On Friday evening, former Fox News anchor Megyn Kelly was the featured guest on HBO’s “Real Time with Bill Maher.”
During the segment, Kelly and host Bill Maher covered multiple topics, including sexual harassment at Fox, how the media is “broken,” honesty in reporting, and cancel culture.
Regarding the movie “Bombshell,” which depicted the alleged sexual harassment faced by female Fox News employees under late CEO Roger Ailes, Kelly said the she sees the film as a “force for good because it helps shine a light on how it’s done,” and “how women who may not be that well connected” like herself and Gretchen Carlson, faced the same issue.
Maher interjected: “You had that in common. You both had to twirl for Roger Ailes.”
Kelly explained that the “twirl,” as well as “worse things” that happened to her, aren’t necessarily about the acts themselves, but about being demeaned and controlled.
Maher moved on to media, asking Kelly what she means when she says that the “media is broken.”
You know it’s true, right? The media is so messed up. It’s disheartening to me, and I’ve felt this way for a long time – not just since Trump. And I know Trump’s rhetoric is too strong – “enemy of the people” and all that, and I know why he says it. There [are] still amazing journalists out there doing great work, but the media is completely biased.
At this point, Maher tried to claim that the media isn’t really politically biased because Fox News exists, to which Kelly noted that the reason Fox grew in popularity was because it was the singular outlet that represented “the other side of the coin.”
Maher then claimed that the media is truly biased toward “money and conflict because that’s what sells.” He then cited the alleged disappointment he saw in the media when the recent Second Amendment rally in Virginia turned out to be peaceful.
“That’s what I think the media bias is, more than politics,” Maher said.
Kelly shot back, saying that even though she believes that there was a “liberal slant in the media” prior to President Trump, it has developed into something much greater since he took office:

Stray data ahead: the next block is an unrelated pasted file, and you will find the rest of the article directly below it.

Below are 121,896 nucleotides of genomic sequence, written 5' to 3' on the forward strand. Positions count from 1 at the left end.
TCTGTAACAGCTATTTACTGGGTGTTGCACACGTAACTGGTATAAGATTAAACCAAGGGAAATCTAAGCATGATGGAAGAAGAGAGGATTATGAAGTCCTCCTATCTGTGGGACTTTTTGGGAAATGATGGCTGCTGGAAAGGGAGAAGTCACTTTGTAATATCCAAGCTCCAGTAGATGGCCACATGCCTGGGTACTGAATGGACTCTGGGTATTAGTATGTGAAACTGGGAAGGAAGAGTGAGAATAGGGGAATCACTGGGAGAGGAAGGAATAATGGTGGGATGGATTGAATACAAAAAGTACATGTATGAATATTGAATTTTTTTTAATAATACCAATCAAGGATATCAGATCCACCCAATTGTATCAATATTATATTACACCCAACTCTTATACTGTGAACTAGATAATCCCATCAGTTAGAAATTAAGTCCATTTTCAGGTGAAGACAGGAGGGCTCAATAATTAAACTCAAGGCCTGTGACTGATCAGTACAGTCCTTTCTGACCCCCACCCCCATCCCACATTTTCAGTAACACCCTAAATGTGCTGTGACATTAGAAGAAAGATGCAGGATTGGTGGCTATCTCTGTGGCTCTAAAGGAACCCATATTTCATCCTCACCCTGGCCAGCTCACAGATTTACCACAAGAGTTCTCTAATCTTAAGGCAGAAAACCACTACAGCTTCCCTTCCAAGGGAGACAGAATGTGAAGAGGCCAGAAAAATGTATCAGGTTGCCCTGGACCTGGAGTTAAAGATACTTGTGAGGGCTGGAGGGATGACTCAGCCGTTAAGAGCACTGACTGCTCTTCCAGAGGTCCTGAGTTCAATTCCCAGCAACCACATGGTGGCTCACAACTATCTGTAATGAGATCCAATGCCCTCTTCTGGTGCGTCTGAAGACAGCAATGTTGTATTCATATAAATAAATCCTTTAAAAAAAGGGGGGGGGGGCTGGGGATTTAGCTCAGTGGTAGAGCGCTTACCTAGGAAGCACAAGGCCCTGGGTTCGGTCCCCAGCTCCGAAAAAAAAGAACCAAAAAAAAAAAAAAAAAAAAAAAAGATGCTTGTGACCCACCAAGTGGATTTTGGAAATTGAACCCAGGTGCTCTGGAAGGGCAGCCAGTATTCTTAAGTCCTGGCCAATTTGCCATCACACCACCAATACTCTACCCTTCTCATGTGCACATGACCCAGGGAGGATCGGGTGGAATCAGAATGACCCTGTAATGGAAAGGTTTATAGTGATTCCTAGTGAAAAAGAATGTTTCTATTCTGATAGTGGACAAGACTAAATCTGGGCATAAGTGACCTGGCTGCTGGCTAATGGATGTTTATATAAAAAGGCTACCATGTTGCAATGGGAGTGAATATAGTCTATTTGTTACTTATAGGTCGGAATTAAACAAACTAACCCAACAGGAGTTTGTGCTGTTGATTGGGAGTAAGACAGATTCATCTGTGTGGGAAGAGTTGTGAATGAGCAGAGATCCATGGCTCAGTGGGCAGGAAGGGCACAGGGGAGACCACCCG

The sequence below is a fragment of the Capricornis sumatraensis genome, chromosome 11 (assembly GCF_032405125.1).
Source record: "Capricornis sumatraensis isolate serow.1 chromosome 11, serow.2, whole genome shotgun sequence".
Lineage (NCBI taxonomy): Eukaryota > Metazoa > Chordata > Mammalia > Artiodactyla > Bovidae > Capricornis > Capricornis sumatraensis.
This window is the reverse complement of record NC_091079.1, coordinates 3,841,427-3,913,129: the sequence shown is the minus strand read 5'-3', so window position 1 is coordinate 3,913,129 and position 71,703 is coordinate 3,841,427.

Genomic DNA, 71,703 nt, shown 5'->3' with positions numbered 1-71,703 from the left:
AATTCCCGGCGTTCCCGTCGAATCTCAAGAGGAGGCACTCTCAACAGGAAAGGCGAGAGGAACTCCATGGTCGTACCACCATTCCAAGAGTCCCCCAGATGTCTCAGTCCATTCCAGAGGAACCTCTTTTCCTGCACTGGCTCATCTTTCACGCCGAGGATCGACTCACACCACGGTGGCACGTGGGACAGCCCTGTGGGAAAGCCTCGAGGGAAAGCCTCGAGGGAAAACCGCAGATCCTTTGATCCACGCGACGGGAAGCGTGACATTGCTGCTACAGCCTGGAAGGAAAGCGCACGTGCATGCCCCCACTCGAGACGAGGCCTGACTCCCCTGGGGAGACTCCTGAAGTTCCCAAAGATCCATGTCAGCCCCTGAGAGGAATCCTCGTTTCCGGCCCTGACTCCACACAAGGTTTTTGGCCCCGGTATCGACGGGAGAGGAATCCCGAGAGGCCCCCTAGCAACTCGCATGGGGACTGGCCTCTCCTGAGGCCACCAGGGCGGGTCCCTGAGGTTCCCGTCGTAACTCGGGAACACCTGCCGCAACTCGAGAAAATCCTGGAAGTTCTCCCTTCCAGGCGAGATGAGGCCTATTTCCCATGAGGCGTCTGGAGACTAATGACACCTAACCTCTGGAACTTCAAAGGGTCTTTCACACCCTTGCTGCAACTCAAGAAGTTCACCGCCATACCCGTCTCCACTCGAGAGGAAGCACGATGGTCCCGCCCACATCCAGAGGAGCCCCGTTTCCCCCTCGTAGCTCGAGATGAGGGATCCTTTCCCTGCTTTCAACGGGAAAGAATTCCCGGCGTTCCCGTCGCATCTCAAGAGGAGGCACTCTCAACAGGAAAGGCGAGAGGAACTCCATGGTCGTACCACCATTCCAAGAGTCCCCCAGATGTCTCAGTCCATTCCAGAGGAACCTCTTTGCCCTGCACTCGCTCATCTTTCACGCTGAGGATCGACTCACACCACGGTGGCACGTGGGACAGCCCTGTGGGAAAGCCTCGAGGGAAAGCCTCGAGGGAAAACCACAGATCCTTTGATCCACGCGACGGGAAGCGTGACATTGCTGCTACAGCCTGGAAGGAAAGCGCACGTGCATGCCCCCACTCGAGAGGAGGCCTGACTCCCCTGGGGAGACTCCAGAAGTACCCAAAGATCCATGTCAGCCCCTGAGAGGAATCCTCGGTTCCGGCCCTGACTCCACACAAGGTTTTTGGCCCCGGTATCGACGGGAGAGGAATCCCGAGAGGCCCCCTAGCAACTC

Take CNN – he came in there and said, “CNN is completely biased to the left, they’re lefties, they’re completely against me,” and my take on it was in the beginning, he was wrong. CNN wasn’t that way. I used to watch CNN all the time when I was at Fox. When I was getting ready for the “Kelly File,” I’d have on CNN, and I’d watch a lot of their shows, and I liked a lot of the anchors over there.
However, suggested Kelly, CNN has now become “the thing Trump said they were,” and are “indistinguishable from MSNBC.”
Maher pushed back, saying it’s “very hard to cover a guy like Trump who does awful things.” Kelly agreed, but then Maher added that such coverage would make anchors or networks “look left-wing.”
Kelly disagreed, telling Maher that one can remain journalistically non-biased even in the face of a difficult president:
I totally disagree with you. When I was doing “The Kelly File” at primetime 9 p.m. on Fox News, he was attacking me for nine months straight, right? Saying outrageous things. It took everything in me to go out on the set night after night and not make it personal, and not have a vendetta against him, and not be overly harsh on him because of what he was doing to me and my family – but I did it. It’s doable. You just have to remember, it’s not about you! It’s about the audience and the truth.
Later in the segment, the two spoke about political correctness and “cancel culture.”
“I was angry for you, honestly,” Maher said of NBC firing Kelly after her comments about blackface. “Because this cancel culture – it’s so funny, when they do polls, they find like 80% to 90% of the people in this county hate this s***.”
Maher asked: “Who are these perfect people who have never made any mistake?”
I mean, my own take on it is, the country’s going through something right now, you know? Marginalized groups are rising up and trying to find positions at the table, equal positions, and that’s a good thing. The difference is in approach. How do we do it? And I understand this fight because as a woman and somebody who’s, you know, been in the position I was in that we talked about, I have also felt marginalized at times, and like I don’t have an equal footing, but the question is, do we do it with grace and humanity and understanding that people make mistakes and that we’re all imperfect and we’re gonna screw up … and kindness and an understanding that we’re all only here for a limited time and we can’t expect a perfect score?
“What’s galling is that the people who hate bullying are always bullying,” Maher said. “If you even talk about this, it’ll only make it worse. That’s bullying. The people who love diversity, except of opinion. There’s only one true opinion.”
Kelly noted that “the Right” has been saying the same thing about ideological diversity, to which Maher said that the Right engages in the snowflakery as well.
Speaking of the “woke” group, Maher stated: “They’re gross because all they care about is getting a scalp on the wall. They don’t care if you’re really a racist, which you’re not. They don’t care about a million things … and they always want to find the worst version of what any person is.”
Kelly agreed, adding that the way it used to be was younger generations taught older generations to see the world in a new way instead of having the older generations “cancelled because they didn’t immediately agree or start talking about the issues in the way they wanted.”
“We have to get back to talking to each other so there’s buy-in, so people feel heard, and we allow for disagreement, respectful, kindness,” Kelly concluded.